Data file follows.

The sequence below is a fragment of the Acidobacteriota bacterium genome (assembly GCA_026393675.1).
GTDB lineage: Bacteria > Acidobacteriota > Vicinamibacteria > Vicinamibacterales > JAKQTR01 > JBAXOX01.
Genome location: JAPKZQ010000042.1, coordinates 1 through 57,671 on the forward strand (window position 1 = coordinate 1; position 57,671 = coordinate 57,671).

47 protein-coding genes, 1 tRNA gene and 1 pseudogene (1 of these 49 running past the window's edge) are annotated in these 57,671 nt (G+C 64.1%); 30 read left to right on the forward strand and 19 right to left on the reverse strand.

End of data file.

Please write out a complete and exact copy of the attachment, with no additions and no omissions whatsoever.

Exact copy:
The sequence below is a fragment of the Acidobacteriota bacterium genome (assembly GCA_026393675.1).
GTDB lineage: Bacteria > Acidobacteriota > Vicinamibacteria > Vicinamibacterales > JAKQTR01 > JBAXOX01.
Genome location: JAPKZQ010000042.1, coordinates 1 through 57,671 on the forward strand (window position 1 = coordinate 1; position 57,671 = coordinate 57,671).

47 protein-coding genes, 1 tRNA gene and 1 pseudogene (1 of these 49 running past the window's edge) are annotated in these 57,671 nt (G+C 64.1%); 30 read left to right on the forward strand and 19 right to left on the reverse strand.